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Table 4 Overview of existing reviews

From: Adding exercise to usual care in patients with hypertension, type 2 diabetes mellitus and/or cardiovascular disease: a protocol for a systematic review with meta-analysis and trial sequential analysis

First author Title Year of publication Type of exercise Information source Primary outcome assessed No. of trials No. of patients Published protocol Assessment of adverse event Assessment of risk of bias Conclusion
Reviews assessing effectiveness of exercise in people with cardiovascular disease
 Powell [33] Is exercise-based cardiac rehabilitation effective? A systematic review and meta-analysis to re-examine the evidence 2018 Exercise vs usual care (Type of exercise not specified) Pubmed/Rehabilitation Medicine Total mortality, cardiovascular mortality, hospital re-admission 22 4834 No No Yes (Risk of bias tool) No reduction in total mortality and cardiovascular mortality
 Anderson L [34] Exercise based cardiac rehabilitation for coronary heart disease 2016 Exercise vs usual care (Type of exercise not specified) Cochrane/Cochrane Database Syst Rev Total mortality, cardiovascular mortality 63 14486 Yes No Yes (Risk of bias tool) Reduction in total mortality but not cardiovascular mortality
 Taylor RS [35] Exercise-based rehabilitation for patients with coronary heart disease: systematic review and meta-analysis of randomized controlled trial 2004 Exercise vs usual care (Type of exercise not specified) Pubmed/Am J Med Total mortality, cardiovascular mortality 48 8940 No No Yes (Jadad Scale) Reduction in both total mortality and cardiovascular mortality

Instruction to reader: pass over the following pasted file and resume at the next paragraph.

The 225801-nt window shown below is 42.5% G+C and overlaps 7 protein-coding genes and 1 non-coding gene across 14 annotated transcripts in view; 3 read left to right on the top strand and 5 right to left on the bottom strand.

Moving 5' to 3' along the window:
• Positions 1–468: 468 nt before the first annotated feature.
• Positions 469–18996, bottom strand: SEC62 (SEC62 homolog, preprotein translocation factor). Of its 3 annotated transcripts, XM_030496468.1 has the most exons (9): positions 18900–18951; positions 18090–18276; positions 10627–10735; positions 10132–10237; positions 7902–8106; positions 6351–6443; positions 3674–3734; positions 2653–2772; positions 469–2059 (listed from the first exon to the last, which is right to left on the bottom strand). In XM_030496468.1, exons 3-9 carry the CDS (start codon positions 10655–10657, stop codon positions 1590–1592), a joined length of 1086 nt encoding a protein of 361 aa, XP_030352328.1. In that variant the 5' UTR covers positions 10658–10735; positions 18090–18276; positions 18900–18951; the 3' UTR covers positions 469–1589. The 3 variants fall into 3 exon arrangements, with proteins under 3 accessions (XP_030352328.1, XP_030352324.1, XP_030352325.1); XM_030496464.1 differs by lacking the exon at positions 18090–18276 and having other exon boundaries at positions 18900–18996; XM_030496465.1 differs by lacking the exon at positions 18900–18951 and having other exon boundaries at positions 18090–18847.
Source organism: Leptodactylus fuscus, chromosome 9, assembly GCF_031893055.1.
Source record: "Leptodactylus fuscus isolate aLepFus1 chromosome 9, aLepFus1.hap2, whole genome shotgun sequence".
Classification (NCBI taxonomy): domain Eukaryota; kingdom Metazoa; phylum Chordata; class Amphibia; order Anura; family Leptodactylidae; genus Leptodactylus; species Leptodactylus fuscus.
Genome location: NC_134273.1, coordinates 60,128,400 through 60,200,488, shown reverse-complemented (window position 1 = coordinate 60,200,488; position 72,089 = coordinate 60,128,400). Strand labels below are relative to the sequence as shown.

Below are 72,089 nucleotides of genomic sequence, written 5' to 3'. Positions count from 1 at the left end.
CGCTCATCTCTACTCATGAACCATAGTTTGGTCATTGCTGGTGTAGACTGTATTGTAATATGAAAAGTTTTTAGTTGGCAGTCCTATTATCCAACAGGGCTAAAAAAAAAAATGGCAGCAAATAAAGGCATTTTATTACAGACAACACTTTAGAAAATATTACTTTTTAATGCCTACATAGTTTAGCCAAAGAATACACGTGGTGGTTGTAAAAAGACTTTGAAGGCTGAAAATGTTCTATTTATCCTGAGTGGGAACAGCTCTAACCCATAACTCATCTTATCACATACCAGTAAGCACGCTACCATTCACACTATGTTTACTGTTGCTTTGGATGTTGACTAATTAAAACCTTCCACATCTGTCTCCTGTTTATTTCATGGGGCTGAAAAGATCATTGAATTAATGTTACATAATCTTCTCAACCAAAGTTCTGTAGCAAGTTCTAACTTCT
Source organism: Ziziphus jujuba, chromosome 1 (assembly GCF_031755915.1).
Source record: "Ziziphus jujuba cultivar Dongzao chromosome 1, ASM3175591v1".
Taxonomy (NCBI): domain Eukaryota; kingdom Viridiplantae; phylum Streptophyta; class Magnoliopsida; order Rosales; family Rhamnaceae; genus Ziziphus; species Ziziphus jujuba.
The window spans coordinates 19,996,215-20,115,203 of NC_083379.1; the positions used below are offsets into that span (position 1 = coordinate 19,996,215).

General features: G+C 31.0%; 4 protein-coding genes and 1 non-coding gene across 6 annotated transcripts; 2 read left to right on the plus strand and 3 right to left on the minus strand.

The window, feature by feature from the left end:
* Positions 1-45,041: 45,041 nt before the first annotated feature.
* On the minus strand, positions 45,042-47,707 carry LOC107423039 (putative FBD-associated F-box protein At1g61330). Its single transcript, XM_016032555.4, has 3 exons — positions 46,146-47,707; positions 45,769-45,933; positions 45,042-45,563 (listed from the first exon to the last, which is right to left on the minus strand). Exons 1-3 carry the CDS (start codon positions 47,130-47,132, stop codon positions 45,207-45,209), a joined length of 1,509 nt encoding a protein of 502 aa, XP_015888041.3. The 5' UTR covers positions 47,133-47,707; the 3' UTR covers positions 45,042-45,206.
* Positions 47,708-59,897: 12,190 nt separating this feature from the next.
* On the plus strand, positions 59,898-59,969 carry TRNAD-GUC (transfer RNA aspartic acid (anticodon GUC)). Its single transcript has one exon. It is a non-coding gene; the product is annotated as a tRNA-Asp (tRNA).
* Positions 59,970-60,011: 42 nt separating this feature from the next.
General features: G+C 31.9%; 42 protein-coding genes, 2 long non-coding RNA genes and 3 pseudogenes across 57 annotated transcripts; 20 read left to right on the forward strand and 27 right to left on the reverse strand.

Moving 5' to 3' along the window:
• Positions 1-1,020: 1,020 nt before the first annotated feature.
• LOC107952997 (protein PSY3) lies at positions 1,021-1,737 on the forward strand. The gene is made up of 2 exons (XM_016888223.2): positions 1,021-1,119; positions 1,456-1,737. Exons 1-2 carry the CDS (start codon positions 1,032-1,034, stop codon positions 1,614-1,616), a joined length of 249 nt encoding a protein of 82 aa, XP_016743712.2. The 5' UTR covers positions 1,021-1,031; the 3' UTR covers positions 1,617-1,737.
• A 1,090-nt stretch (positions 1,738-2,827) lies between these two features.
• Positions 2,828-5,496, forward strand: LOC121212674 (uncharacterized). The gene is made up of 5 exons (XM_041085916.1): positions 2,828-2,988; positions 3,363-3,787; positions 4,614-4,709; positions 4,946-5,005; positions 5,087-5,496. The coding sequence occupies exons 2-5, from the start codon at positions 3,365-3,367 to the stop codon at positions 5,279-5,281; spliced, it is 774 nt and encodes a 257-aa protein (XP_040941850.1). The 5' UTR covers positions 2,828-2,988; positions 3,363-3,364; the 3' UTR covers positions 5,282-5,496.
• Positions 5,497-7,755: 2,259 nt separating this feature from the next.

Gloria Y. Yeh [36] Tai Chi Exercise for Patients with Cardiovascular Conditions and Risk Factors: A Systematic Review 2010 Tai Chi Pubmed/J Cardiopulm Rehabil Prev Blood pressure, exercise capacity 14 (9 RCTs) - No No Yes
(Quality Grading)
May have some benefit but inconclusive
 Rees K [37] Exercise based rehabilitation for heart failure (Review) 2004 Exercise vs usual care (Type of exercise not specified) Cochrane/Cochrane Database Syst Rev Total mortality, morbidity, hospital re-admission, physical capacity, quality of life 29 1126 Yes Yes Yes (Jadad Scale) Exercise improved people’s fitness and quality of life, without causing harm but the trials included were small who are unrepresentative of the total population of patients with heart failure
 Long L et al. [38] Exercise-based cardiac rehabilitation for adults with stable angina 2018 Exercise vs usual care (Type of exercise not specified) Cochrane/Cochrane Database Syst Rev All-cause mortality, morbidity health-related quality of life (e.g. (SF-36), (EQ-5D), exercise capacity (e.g VO2peak, 6-min walk test), cardiovascular-related hospital admissions 8 581 Yes Yes Yes
(Risk of bias tool)
Small trials, potential risk of bias and concerns about imprecision and lack of applicability, the effects of exercise-based CR compared with control on mortality, morbidity, cardiovascular hospital admissions, adverse events, return to work and health-related quality of life in people with stable angina was uncertain
 Saunders DL et al. [39] Physical fitness training for stroke patients 2016 Cardiorespiratory training, resistance training, mixed training Cochrane/Cochrane Database Syst Rev Case fatality, death or dependence (Barthel Index score, Rankin score), disability (e.g. Functional Independence Measure, Stroke Impact scale etc.) 45 2188 Yes Yes Yes
(Risk of bias tool)
Cardiorespiratory fitness training can improve exercise ability and walking after stroke. Further well-designed randomised trials are needed to determine the optimal exercise prescription and identify long-term benefits